Today I am highlighting a lesser know Texas native snapdragon vine, Maurandya antirrhiniflora. It belongs to the Scrophulariaceae family, like the common garden snapdragon. You might have guessed that from the species name being similar to antirrhinum, commonly used for snapdragons. Last year I tried to grow snapdragon vine on the trellis outside my kitchen patio. After a great start it failed miserably, but it did leave behind seeds which have germinated in several places in the garden.
It seems the vine would like to grow the way it wants to, which is by sprawling across the ground and entwining its petioles around anything in its path. Here it is prettying up the oregano. It is a delicate vine and once it has coiled its petioles around a stem there is no letting go.
A second plant I am now training onto an arched bamboo trellis, although it doesn't help to twist its stem around because that is not its method of climbing.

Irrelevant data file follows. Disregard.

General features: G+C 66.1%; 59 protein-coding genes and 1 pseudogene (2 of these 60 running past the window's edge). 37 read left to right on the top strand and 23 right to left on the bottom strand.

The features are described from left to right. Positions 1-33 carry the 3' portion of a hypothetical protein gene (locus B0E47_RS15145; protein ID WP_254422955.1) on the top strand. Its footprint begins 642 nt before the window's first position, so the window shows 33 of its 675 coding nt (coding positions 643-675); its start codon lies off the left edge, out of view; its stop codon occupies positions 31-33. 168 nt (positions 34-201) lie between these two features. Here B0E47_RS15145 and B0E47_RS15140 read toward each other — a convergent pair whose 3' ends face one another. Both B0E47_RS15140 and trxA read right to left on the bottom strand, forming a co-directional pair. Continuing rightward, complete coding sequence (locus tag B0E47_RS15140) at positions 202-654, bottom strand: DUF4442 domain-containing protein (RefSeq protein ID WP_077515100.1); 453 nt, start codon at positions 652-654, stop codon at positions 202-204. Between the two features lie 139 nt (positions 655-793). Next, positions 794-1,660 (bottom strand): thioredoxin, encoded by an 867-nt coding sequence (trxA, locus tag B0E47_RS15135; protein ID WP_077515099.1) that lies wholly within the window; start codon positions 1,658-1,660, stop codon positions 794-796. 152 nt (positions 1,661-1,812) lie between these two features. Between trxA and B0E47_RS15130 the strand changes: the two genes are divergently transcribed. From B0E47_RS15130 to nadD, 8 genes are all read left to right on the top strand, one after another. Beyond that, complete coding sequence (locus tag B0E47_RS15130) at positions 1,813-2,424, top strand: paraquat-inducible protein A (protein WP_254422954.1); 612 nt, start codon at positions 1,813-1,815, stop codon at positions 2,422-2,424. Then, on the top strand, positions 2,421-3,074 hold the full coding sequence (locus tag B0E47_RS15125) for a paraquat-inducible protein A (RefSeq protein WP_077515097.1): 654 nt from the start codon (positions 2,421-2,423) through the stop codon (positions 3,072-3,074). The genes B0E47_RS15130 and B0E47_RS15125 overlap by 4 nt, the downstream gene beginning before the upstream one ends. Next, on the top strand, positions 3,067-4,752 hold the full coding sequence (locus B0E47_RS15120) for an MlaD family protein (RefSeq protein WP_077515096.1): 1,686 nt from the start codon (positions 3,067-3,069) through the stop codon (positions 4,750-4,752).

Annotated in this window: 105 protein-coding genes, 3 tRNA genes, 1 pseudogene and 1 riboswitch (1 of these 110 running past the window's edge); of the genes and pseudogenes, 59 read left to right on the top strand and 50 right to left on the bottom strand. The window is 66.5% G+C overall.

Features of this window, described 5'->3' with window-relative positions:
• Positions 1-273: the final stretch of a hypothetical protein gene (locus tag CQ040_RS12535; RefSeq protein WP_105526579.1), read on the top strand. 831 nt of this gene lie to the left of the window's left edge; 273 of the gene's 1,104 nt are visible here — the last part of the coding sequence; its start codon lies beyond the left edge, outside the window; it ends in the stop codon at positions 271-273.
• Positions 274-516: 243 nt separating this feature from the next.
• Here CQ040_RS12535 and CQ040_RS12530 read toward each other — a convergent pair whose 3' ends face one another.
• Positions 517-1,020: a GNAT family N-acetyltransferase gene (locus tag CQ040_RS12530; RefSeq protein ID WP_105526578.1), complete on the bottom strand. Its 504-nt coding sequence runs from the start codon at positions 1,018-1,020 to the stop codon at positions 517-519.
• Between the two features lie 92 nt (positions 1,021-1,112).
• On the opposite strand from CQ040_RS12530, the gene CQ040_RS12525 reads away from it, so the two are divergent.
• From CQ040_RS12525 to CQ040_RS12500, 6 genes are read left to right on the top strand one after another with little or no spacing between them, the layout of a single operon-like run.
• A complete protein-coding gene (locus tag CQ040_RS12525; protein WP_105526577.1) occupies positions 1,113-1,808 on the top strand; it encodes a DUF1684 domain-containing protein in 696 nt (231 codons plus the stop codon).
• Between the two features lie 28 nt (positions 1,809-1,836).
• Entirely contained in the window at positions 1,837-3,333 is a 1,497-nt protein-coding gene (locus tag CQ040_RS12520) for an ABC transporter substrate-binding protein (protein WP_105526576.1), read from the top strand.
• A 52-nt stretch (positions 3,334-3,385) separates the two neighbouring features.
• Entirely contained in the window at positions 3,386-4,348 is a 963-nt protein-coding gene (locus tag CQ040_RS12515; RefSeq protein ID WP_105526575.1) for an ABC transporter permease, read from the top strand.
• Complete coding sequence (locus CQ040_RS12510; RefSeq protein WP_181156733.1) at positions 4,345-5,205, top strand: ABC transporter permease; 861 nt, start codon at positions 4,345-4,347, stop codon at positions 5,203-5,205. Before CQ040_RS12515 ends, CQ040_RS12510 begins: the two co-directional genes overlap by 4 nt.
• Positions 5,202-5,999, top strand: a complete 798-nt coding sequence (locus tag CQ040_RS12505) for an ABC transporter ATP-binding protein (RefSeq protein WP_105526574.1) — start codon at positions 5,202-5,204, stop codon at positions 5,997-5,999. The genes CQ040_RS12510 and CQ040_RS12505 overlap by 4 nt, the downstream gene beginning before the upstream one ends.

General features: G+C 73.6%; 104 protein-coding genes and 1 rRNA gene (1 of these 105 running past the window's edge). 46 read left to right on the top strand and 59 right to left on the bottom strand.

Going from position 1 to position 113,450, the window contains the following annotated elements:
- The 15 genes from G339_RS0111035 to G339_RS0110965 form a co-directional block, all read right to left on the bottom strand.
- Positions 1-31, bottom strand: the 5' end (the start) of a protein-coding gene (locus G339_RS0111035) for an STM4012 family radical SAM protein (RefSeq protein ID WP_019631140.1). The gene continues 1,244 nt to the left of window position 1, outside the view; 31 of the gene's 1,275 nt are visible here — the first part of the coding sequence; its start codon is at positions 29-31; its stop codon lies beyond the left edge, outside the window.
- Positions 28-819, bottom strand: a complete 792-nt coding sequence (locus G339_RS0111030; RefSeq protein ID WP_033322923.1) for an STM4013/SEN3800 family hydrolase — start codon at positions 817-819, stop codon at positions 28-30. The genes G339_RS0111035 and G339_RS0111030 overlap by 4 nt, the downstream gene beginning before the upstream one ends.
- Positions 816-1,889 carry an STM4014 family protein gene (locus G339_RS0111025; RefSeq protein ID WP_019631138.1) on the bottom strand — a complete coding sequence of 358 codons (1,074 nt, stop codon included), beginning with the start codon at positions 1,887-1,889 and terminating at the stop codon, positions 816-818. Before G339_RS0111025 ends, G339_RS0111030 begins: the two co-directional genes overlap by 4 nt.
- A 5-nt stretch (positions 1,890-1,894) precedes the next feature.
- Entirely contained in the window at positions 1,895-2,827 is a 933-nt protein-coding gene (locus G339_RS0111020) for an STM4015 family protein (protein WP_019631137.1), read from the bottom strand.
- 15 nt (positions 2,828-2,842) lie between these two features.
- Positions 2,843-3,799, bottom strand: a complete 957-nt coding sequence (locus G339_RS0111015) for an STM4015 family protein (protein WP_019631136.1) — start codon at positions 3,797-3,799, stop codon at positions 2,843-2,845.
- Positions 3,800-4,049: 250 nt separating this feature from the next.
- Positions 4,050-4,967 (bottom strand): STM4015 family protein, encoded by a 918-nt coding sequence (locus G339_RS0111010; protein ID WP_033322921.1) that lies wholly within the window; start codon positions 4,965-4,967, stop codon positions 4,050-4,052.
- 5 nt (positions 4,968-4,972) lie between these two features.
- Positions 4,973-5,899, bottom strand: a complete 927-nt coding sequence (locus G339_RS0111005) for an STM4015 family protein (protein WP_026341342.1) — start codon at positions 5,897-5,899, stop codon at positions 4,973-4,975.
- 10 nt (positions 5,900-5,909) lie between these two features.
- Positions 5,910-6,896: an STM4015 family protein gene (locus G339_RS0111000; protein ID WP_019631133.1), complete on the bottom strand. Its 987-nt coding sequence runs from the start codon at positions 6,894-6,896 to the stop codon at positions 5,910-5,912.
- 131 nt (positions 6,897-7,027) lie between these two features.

As I mentioned earlier it is the petiole stem that does the twisting and support as opposed to the stem itself. As a temporary hold I taped the stem to the bamboo using velcro garden tape. In the wild the flowers can be found in all shades of purple to an infrequent white.
The first time I saw this plant growing was in the garden of Pam Penick. It was twining its way up some fine wire twisted around the pole of her dovecote. This dovecote now resides in my garden but I have not been successful in getting the vine to twine up the existing wire. Maybe next year I will have success.
I shall be saving seeds this year in an attempt to ensure it grows in a more suitable place next year but undoubtedly it will show up in lots of other places too.
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